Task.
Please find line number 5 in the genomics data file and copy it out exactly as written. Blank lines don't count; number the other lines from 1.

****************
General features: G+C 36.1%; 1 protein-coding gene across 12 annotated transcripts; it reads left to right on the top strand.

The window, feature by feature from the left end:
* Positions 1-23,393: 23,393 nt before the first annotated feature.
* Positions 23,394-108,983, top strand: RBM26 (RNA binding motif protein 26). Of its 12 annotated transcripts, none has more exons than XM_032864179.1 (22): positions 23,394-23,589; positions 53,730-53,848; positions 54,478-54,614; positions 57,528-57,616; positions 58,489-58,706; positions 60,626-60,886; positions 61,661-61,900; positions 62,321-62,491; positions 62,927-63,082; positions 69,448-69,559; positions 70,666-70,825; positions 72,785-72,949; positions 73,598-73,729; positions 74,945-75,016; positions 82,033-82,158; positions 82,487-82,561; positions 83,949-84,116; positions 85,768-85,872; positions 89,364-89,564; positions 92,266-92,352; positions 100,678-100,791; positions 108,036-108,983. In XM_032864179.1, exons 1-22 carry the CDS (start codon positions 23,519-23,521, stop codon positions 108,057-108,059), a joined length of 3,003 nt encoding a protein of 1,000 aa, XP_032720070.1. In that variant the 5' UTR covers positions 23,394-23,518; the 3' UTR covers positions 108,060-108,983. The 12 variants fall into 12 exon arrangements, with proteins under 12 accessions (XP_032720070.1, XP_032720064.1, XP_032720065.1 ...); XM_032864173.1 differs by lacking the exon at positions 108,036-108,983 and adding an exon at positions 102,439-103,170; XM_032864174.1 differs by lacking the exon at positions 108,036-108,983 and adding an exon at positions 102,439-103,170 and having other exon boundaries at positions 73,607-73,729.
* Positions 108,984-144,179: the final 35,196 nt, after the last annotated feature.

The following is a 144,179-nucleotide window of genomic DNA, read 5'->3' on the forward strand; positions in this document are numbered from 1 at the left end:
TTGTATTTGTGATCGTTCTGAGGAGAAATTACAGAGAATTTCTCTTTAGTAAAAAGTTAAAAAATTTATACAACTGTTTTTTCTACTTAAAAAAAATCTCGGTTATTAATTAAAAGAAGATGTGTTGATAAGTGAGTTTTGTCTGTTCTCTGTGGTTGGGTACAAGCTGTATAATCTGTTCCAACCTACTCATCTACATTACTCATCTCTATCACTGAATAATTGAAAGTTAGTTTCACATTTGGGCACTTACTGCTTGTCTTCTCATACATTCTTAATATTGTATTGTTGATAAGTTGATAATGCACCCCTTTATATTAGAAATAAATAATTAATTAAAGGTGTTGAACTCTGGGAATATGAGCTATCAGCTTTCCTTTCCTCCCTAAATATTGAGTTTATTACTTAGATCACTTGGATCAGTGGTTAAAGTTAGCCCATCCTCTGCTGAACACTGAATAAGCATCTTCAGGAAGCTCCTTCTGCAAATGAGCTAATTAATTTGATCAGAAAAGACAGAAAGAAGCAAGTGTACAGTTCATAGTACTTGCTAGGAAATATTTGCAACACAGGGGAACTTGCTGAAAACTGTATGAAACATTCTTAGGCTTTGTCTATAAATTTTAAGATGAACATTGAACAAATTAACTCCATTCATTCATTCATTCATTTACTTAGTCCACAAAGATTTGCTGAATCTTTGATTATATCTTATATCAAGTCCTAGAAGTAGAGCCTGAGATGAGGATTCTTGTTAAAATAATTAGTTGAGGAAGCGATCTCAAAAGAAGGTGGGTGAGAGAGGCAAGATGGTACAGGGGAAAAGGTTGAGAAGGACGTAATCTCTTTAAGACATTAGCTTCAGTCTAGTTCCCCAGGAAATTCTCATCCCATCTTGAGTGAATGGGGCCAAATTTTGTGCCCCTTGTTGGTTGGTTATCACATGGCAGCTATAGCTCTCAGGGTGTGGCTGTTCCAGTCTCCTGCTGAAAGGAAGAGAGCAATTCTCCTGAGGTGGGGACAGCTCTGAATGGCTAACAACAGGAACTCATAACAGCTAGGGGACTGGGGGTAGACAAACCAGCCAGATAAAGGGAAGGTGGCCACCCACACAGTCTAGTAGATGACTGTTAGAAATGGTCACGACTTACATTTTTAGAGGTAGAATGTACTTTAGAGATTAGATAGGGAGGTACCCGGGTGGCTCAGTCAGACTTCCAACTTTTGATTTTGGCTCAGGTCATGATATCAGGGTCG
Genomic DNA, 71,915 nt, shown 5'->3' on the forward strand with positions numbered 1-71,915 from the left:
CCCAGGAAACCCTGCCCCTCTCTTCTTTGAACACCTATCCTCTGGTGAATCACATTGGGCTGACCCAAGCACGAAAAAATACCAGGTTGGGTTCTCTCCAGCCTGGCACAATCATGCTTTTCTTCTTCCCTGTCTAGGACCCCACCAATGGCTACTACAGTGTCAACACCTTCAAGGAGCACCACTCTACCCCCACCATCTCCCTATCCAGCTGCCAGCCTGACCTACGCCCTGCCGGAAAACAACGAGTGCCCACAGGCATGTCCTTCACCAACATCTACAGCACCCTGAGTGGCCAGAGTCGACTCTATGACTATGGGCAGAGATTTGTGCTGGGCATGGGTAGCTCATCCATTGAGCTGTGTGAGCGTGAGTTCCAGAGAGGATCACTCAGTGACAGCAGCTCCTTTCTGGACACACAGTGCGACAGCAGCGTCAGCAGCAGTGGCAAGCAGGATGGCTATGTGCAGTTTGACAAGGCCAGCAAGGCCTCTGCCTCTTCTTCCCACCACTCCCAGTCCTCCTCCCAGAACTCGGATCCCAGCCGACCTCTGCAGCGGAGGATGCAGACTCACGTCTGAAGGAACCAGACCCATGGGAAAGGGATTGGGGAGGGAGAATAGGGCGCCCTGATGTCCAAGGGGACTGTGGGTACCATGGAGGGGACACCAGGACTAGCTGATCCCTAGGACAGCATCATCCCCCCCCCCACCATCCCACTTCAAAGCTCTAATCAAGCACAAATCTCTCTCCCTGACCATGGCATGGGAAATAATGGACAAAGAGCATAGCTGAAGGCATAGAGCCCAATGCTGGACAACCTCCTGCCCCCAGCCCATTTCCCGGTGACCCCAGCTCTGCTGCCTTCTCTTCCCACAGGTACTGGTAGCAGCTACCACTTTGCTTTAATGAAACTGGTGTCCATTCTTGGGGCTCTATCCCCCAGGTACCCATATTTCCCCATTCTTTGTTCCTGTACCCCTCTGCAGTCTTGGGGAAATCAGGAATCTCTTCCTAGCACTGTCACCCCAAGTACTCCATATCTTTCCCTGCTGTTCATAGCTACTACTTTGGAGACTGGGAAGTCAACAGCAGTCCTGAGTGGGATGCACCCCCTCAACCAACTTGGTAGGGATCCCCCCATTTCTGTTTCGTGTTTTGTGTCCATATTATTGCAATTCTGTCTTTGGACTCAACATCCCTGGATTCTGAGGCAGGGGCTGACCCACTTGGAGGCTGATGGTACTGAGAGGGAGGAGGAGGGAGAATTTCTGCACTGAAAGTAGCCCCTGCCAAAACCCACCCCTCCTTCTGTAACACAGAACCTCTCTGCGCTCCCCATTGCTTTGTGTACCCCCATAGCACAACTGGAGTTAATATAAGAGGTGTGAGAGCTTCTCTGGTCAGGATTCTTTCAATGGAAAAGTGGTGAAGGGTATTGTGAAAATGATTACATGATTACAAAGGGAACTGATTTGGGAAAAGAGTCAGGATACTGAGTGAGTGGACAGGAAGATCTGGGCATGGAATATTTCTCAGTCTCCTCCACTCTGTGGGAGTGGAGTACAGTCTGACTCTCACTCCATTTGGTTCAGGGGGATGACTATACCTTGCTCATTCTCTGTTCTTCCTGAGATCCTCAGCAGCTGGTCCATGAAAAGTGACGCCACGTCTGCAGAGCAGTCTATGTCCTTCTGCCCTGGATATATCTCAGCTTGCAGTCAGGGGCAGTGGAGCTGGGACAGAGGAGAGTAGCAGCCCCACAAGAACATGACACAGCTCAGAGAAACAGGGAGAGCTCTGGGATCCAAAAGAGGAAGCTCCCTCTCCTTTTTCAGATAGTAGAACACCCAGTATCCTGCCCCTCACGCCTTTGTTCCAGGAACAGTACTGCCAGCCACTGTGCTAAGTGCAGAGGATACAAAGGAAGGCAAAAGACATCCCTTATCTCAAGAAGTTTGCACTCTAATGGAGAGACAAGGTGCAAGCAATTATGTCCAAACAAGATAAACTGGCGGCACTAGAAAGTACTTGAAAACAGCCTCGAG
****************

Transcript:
* Positions 108,984-144,179: the final 35,196 nt, after the last annotated feature.